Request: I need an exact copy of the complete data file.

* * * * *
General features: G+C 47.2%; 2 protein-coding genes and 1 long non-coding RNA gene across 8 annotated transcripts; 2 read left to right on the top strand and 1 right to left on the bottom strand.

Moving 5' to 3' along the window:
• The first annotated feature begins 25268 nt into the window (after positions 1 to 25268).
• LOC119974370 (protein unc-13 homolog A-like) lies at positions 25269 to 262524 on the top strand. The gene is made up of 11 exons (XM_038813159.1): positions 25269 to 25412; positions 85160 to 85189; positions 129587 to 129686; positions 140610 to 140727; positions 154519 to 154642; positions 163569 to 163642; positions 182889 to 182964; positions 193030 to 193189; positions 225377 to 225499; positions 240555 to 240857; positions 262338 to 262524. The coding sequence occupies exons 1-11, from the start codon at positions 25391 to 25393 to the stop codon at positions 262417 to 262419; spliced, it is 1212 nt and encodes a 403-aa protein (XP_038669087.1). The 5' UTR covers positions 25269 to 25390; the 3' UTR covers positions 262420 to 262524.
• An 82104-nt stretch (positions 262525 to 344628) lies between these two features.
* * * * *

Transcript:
General features: G+C 47.2%; 2 protein-coding genes and 1 long non-coding RNA gene across 8 annotated transcripts; 2 read left to right on the top strand and 1 right to left on the bottom strand.

Moving 5' to 3' along the window:
• The first annotated feature begins 25268 nt into the window (after positions 1 to 25268).
• LOC119974370 (protein unc-13 homolog A-like) lies at positions 25269 to 262524 on the top strand. The gene is made up of 11 exons (XM_038813159.1): positions 25269 to 25412; positions 85160 to 85189; positions 129587 to 129686; positions 140610 to 140727; positions 154519 to 154642; positions 163569 to 163642; positions 182889 to 182964; positions 193030 to 193189; positions 225377 to 225499; positions 240555 to 240857; positions 262338 to 262524. The coding sequence occupies exons 1-11, from the start codon at positions 25391 to 25393 to the stop codon at positions 262417 to 262419; spliced, it is 1212 nt and encodes a 403-aa protein (XP_038669087.1). The 5' UTR covers positions 25269 to 25390; the 3' UTR covers positions 262420 to 262524.
• An 82104-nt stretch (positions 262525 to 344628) lies between these two features.